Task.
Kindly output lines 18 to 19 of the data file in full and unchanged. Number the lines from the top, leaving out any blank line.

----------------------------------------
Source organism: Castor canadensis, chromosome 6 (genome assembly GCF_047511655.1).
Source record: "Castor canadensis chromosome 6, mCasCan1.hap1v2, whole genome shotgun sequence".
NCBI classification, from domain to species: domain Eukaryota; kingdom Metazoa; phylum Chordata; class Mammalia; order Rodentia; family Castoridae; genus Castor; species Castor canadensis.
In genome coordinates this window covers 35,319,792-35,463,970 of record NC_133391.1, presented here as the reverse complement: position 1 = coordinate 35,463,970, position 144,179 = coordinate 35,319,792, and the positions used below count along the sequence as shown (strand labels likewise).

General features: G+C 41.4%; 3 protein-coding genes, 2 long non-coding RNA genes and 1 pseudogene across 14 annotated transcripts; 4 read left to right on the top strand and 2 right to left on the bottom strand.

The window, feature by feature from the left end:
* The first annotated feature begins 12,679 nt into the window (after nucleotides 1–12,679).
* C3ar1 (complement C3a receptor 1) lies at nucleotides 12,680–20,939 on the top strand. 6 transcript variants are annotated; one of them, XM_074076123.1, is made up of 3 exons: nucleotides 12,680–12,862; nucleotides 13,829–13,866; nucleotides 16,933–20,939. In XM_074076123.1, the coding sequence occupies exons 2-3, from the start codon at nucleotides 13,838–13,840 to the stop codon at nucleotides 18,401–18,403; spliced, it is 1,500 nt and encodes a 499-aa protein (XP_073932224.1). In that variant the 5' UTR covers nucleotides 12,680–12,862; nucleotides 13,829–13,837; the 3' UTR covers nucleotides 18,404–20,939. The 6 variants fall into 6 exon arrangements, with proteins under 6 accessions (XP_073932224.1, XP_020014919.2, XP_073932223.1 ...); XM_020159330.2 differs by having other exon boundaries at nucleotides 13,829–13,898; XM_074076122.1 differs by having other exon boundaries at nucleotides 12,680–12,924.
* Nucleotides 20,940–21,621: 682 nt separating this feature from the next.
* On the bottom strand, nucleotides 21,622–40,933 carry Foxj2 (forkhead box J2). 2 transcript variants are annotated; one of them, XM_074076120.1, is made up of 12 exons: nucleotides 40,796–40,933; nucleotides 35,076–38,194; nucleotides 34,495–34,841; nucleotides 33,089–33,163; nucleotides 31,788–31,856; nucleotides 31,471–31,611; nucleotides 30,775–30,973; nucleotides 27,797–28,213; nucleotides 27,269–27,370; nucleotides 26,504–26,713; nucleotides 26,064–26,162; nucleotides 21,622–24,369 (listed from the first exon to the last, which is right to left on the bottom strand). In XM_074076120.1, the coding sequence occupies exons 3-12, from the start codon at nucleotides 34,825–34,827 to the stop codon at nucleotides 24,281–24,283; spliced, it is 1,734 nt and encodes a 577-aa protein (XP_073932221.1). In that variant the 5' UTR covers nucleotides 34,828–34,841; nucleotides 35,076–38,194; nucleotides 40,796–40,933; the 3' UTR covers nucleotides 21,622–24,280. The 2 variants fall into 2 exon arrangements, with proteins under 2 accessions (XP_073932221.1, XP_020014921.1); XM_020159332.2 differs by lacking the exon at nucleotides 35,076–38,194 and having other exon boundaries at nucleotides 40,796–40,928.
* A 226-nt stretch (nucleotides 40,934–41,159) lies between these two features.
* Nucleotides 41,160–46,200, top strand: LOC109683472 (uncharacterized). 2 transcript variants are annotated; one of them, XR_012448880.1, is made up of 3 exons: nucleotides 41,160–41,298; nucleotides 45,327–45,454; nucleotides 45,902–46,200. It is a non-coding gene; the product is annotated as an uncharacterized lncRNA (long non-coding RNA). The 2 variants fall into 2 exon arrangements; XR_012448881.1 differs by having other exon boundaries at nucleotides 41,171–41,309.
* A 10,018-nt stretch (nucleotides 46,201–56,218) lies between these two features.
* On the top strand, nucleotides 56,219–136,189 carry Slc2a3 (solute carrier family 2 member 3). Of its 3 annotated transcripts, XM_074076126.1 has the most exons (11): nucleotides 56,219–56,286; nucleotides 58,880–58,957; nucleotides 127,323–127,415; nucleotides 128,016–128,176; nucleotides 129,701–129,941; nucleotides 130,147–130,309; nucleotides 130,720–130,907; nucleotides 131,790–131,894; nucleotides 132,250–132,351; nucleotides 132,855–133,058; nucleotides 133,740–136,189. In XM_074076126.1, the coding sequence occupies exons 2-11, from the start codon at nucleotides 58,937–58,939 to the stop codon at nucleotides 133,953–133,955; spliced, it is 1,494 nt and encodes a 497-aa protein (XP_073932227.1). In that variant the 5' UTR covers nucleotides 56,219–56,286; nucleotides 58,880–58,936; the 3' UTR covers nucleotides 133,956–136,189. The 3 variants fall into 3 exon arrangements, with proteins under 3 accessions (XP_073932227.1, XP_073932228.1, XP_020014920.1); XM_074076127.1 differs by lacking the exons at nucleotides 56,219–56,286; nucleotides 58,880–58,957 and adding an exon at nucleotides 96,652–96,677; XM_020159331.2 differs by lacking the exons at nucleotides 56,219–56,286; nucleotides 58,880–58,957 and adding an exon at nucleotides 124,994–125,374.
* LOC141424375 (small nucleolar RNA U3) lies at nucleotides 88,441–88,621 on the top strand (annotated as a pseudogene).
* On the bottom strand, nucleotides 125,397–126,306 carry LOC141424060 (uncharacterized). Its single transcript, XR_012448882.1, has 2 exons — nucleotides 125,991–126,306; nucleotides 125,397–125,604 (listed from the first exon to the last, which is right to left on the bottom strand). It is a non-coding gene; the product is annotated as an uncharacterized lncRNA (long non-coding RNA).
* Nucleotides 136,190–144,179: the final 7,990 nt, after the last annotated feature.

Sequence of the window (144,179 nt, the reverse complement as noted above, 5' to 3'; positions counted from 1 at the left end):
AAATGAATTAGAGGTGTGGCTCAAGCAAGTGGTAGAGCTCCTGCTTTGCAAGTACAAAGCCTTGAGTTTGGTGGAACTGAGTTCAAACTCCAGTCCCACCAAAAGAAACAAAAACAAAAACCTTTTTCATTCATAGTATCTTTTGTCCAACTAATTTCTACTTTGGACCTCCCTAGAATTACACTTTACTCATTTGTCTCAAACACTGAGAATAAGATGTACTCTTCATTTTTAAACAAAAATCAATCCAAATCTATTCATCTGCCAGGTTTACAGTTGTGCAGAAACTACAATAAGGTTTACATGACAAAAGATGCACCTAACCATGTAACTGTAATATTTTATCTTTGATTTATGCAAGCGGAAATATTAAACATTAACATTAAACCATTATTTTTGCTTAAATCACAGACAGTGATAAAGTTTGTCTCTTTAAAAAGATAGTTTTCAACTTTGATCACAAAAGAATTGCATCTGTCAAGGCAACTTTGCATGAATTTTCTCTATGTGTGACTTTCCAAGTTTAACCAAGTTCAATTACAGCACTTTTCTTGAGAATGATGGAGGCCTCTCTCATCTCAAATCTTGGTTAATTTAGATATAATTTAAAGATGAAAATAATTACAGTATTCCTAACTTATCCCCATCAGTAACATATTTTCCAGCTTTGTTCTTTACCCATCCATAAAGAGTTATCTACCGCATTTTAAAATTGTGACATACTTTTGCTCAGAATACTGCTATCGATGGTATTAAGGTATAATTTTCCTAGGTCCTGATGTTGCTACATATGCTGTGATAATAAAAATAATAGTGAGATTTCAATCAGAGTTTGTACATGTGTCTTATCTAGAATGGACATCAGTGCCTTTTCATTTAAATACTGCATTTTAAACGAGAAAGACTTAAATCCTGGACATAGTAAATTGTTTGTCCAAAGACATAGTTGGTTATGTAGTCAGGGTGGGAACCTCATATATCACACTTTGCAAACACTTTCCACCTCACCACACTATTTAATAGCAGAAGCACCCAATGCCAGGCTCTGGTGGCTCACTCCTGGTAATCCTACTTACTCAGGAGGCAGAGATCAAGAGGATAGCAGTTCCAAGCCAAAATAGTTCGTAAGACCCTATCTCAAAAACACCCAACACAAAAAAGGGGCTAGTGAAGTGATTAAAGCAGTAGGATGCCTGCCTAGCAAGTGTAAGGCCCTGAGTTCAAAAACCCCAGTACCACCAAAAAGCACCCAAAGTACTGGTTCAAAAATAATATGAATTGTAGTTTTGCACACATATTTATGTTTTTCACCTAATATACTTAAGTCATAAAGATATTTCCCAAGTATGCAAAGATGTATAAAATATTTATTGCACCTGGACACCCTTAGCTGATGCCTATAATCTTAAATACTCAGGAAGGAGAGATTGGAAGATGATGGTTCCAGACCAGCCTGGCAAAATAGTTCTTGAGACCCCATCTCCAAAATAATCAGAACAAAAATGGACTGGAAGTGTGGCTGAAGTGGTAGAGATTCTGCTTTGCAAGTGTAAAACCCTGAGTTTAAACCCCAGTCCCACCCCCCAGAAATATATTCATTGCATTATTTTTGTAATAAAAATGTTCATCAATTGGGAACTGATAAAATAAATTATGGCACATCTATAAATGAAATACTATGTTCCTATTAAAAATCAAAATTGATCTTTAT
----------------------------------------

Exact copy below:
Sequence of the window (144,179 nt, the reverse complement as noted above, 5' to 3'; positions counted from 1 at the left end):
AAATGAATTAGAGGTGTGGCTCAAGCAAGTGGTAGAGCTCCTGCTTTGCAAGTACAAAGCCTTGAGTTTGGTGGAACTGAGTTCAAACTCCAGTCCCACCAAAAGAAACAAAAACAAAAACCTTTTTCATTCATAGTATCTTTTGTCCAACTAATTTCTACTTTGGACCTCCCTAGAATTACACTTTACTCATTTGTCTCAAACACTGAGAATAAGATGTACTCTTCATTTTTAAACAAAAATCAATCCAAATCTATTCATCTGCCAGGTTTACAGTTGTGCAGAAACTACAATAAGGTTTACATGACAAAAGATGCACCTAACCATGTAACTGTAATATTTTATCTTTGATTTATGCAAGCGGAAATATTAAACATTAACATTAAACCATTATTTTTGCTTAAATCACAGACAGTGATAAAGTTTGTCTCTTTAAAAAGATAGTTTTCAACTTTGATCACAAAAGAATTGCATCTGTCAAGGCAACTTTGCATGAATTTTCTCTATGTGTGACTTTCCAAGTTTAACCAAGTTCAATTACAGCACTTTTCTTGAGAATGATGGAGGCCTCTCTCATCTCAAATCTTGGTTAATTTAGATATAATTTAAAGATGAAAATAATTACAGTATTCCTAACTTATCCCCATCAGTAACATATTTTCCAGCTTTGTTCTTTACCCATCCATAAAGAGTTATCTACCGCATTTTAAAATTGTGACATACTTTTGCTCAGAATACTGCTATCGATGGTATTAAGGTATAATTTTCCTAGGTCCTGATGTTGCTACATATGCTGTGATAATAAAAATAATAGTGAGATTTCAATCAGAGTTTGTACATGTGTCTTATCTAGAATGGACATCAGTGCCTTTTCATTTAAATACTGCATTTTAAACGAGAAAGACTTAAATCCTGGACATAGTAAATTGTTTGTCCAAAGACATAGTTGGTTATGTAGTCAGGGTGGGAACCTCATATATCACACTTTGCAAACACTTTCCACCTCACCACACTATTTAATAGCAGAAGCACCCAATGCCAGGCTCTGGTGGCTCACTCCTGGTAATCCTACTTACTCAGGAGGCAGAGATCAAGAGGATAGCAGTTCCAAGCCAAAATAGTTCGTAAGACCCTATCTCAAAAACACCCAACACAAAAAAGGGGCTAGTGAAGTGATTAAAGCAGTAGGATGCCTGCCTAGCAAGTGTAAGGCCCTGAGTTCAAAAACCCCAGTACCACCAAAAAGCACCCAAAGTACTGGTTCAAAAATAATATGAATTGTAGTTTTGCACACATATTTATGTTTTTCACCTAATATACTTAAGTCATAAAGATATTTCCCAAGTATGCAAAGATGTATAAAATATTTATTGCACCTGGACACCCTTAGCTGATGCCTATAATCTTAAATACTCAGGAAGGAGAGATTGGAAGATGATGGTTCCAGACCAGCCTGGCAAAATAGTTCTTGAGACCCCATCTCCAAAATAATCAGAACAAAAATGGACTGGAAGTGTGGCTGAAGTGGTAGAGATTCTGCTTTGCAAGTGTAAAACCCTGAGTTTAAACCCCAGTCCCACCCCCCAGAAATATATTCATTGCATTATTTTTGTAATAAAAATGTTCATCAATTGGGAACTGATAAAATAAATTATGGCACATCTATAAATGAAATACTATGTTCCTATTAAAAATCAAAATTGATCTTTAT